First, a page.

Return to search

A cautious note on the UK regions

International capital could be turned off the UK’s regional cities if cap rates relative to London narrow further

Hines was a relatively early mover into the regional office market in the UK. Up until 2010, the Houston-based developer and manager was almost exclusively focused on London but then branched out to the UK’s second biggest city, Birmingham, where the firm recently signed Deutsche Bank for 130,000 square feet of space. It also has invested in Manchester and in Bracknell in the south east of England through a joint venture with Oaktree Capital Management.

Ross Blair, managing director of Hines UK, said international capital has been driven to the regions due to London pricing and a lack of acquisition opportunity. In fact, he warned that there has been so much interest in the UK regions that international capital could get “scared off” in 2014.

“The big challenge for the regional markets is this: maybe 18 to 24 months ago, there was a big divergence in pricing between prime London and prime Birmingham, for example,” Blair explained. “However, over the past 12 months, that gap has narrowed considerably. If prime London is a 4.75 percent cap rate today, Birmingham is probably 6 percent. If that gap becomes too narrow, I think some of the reasons international buyers are attracted to the regional cities will be washed away.”

Blair told of an instance recently where he and a colleague toured Birmingham with a Korean source of capital. The international investor was interested in Birmingham if the price was right. However, the Korean investor felt the pricing differential with London was not great enough to take the next step and convince its board back at home to invest in the UK regional city.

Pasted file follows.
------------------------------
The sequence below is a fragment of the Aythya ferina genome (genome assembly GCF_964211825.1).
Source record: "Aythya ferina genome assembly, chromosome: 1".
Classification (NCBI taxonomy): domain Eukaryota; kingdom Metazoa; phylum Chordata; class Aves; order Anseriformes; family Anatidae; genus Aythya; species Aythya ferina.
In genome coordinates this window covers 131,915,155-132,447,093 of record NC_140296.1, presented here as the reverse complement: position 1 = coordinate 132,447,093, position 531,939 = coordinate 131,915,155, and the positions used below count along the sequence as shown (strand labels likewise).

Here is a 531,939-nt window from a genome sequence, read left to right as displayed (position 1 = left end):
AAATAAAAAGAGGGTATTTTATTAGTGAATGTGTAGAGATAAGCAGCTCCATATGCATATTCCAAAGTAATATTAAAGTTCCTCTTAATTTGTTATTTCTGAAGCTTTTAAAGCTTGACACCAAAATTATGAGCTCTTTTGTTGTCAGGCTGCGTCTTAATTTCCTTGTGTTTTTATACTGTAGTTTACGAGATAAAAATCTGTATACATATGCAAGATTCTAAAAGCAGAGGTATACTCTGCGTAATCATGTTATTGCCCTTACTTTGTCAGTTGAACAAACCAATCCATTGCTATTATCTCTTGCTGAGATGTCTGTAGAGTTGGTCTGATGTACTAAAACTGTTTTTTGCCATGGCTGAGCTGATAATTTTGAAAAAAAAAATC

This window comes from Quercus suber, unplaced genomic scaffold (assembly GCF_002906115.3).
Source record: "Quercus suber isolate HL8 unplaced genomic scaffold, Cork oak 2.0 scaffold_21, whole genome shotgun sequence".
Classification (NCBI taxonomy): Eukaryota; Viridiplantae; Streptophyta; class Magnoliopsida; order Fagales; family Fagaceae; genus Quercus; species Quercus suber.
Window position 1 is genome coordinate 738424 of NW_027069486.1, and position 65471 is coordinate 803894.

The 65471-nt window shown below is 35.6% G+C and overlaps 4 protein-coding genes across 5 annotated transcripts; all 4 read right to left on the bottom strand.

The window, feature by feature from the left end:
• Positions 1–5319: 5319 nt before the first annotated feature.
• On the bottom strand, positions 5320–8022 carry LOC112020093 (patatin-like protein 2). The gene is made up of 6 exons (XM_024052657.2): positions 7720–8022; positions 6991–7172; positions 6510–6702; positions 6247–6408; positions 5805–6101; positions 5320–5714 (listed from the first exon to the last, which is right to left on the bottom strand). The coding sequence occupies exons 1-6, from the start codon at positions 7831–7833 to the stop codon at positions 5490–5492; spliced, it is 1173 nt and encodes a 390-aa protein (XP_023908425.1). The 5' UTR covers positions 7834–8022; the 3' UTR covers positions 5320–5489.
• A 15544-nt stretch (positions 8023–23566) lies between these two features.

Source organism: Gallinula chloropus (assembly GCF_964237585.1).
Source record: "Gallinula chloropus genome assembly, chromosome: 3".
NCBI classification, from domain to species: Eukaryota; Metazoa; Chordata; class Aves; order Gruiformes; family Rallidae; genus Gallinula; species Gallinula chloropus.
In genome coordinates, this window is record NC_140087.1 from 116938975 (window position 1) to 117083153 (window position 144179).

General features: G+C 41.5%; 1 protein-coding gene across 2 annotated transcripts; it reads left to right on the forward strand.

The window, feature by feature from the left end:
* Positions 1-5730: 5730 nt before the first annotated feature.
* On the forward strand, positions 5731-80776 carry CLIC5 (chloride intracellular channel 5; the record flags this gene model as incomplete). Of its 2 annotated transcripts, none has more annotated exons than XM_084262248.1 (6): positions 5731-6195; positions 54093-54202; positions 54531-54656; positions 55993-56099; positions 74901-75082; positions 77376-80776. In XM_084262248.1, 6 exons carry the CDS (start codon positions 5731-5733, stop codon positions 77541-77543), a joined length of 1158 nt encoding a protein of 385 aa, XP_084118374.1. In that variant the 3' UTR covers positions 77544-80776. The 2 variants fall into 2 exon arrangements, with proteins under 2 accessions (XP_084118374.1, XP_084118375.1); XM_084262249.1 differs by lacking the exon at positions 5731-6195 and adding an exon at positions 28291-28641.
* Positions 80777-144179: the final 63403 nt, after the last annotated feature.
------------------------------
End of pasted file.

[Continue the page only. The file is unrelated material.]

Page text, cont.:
“In my opinion, for international capital to have its focus turn to Manchester, Birmingham, Glasgow and Edinburgh, there needs to be an economic reason to go there in addition to the point about availability,” said Blair. “If those markets get too overheated because perhaps the UK pension funds start to go there en-masse, I think some of the international capital will turn its back on those markets and return to London or, more likely, other European cities.”

Blair added: “It is great for the non-London markets that they are heating up. At the same time, if they get too hot, I think they will scare off the kind of capital they might have attracted.”

Up until now, Hines has been very focused on office in the UK, but Blair thinks the firm will look very seriously at shopping centres and the residential sector in 2014. He also thinks that there is no reason why cap rates shouldn’t harden further by 25 basis points in both the city and the west end of London in 2014.

Although Hines is dealing with around 300,000 square feet of vacant space in London that it wants to let, it already is eyeing new office projects. “There will be an early-mover advantage for people who get the next developments or heavy refurbishments off the block,” Blair said. “Vacancy is relatively low in central London, and the amount of speculative development being delivered over the next few years is relatively low. If one can produce a quality product in the next two or three years, you can do quite well. If we can find a way of delivering in 2015 or 2016 in the city, midtown or the west end of London, it will be an interesting place to be.”